This Guy Is So Smart, He’s Got His Own Academic Journal

Slavoj Žižek is part philosopher, part international phenomenon. And if that seems impossible in this day and age, consider: Žižek, a Slovenian cultural theorist, has published more than 40 books in English, has starred in four films, and even has an academic journal (International Journal of Žižek Studies) dedicated to his work. Renowned for his gymnastic thinking and mastery of counterintuition, Žižek has been called “the most dangerous philosopher in the West” by the New Republic[ …]

The Non-Existence of Norway

The flow of refugees from Africa and the Middle East into Western Europe has provoked a set of reactions strikingly similar to those we display on learning we have a terminal illness, according to the schema described by Elisabeth Kübler-Ross in her classic study On Death and Dying. First there is denial: ‘It’s not so serious, let’s just ignore it’ (we don’t hear much of this any longer). Then there is anger – how can[ …]

The Un-Shock Doctrine

The Left today faces the difficult task of emphasizing that we are dealing with political economy—that there is nothing “natural” in the present crisis, that the existing global economic system relies on a series of political decisions—while simultaneously acknowledging that, insofar as we remain within the capitalist system, violating its rules will indeed cause economic breakdown, since the system obeys a pseudo-natural logic of its own. So, although we are clearly entering a new phase[ …]

Iraq’s False Promises

If you want to understand why the Bush administration invaded Iraq, read Freud’s Interpretation of Dreams, not the National Security Strategy of the United States. Only the twisted logic of dreams can explain why the United States thinks that the aggressive pursuit of contradictory goals — promoting democracy, affirming U.S. hegemony, and ensuring stable energy supplies — will produce success. To illustrate the weird logic of dreams, Sigmund Freud used to evoke a story about[ …]

The Disturbing Sounds of the Turkish March

On September 16, the French Minister of Foreign Affairs Bernard Kouchner warned the world that when it comes to Iran’s nuclear program: “We have to prepare for the worst, and the worst is war.” The statement, predictably, caused great uproar, with criticism focused on what Sir John Holmes, head of the U.N. refugee agency, called the “Iraq taint.” After the scandal about Weapons of Mass Destruction as the excuse for invading Iraq, evoking such a[ …]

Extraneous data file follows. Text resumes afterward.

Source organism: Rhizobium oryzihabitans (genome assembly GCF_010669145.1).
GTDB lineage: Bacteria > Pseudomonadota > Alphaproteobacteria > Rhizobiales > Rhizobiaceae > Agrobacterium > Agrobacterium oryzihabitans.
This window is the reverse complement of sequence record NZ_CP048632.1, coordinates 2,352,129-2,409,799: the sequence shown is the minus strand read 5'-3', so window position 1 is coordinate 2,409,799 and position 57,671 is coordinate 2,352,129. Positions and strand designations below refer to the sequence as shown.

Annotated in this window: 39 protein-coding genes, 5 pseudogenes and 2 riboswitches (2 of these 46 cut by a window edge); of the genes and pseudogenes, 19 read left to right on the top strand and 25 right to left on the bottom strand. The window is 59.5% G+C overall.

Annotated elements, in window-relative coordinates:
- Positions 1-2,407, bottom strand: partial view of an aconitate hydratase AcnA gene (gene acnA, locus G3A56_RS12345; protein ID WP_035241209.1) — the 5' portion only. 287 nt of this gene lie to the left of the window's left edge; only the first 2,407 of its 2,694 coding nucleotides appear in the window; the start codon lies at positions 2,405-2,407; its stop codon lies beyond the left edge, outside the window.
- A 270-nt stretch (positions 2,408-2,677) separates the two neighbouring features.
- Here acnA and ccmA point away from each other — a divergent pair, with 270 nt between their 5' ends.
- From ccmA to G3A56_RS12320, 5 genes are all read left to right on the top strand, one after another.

Denying the Facts, Finding the Truth

ONE of the pop heroes of the Iraq war was undoubtedly Muhammad Said al-Sahhaf, the unfortunate Iraqi information minister who, in his daily press conferences during the invasion, heroically denied even the most evident facts and stuck to the Iraqi line. Even with American tanks only a few hundred yards from his office, he continued to claim that the televised shots of tanks on the Baghdad streets were just Hollywood special effects. In his very[ …]

The Not-So-Quiet American

The Iraqi elections appear to authenticate the statement George W. Bush made in his January inauguration speech: “America will not pretend that jailed dissidents prefer their chains or that women welcome humiliation and servitude.” It is difficult to disagree with Bush here: He effectively did touch the Achilles’ heel of many Western progressives, who were often disarmed by the one good argument, repeatedly evoked by Christopher Hitchens, for the war against Iraq: The majority of[ …]

The Liberal Waterloo

The first reaction of progressives to Bush’s second victory was that of despair, even fear: The last four years were not just a bad dream. The nightmarish coalition of big business and fundamentalist populism will roll on, as Bush pursues his agenda with new gusto, nominating conservative judges to the Supreme Court, invading the next country after Iraq, and pushing liberalism in the United States one step closer to extinction. However, this emotional reaction is[ …]

Between Two Deaths

Does anyone still remember ‘Comical Ali’, Saddam’s information minister Mohammed Saeed al-Sahaf, who, in his daily press conferences, heroically stuck to the Iraqi line in the face of the most glaring evidence? (He was still claiming that TV footage of US tanks on the streets of Baghdad were just Hollywood special effects when the tanks were only a few hundred yards from his office.) He didn’t always fail to make sense, however. Confronted with claims[ …]

What Rumsfeld Doesn’t Know That He Knows About Abu Ghraib

Does anyone still remember the unfortunate Muhammed Saeed al-Sahaf? As Saddam’s information minister, he heroically would deny the most evident facts and stick to the Iraqi line. Even as U.S. tanks were hundreds of yards from his office, al-Sahaf continued to claim that the television shots of the tanks on Baghdad streets were Hollywood special effects. Once, however, he did strike a strange truth. When told that the U.S. military already controlled parts of Baghdad,[ …]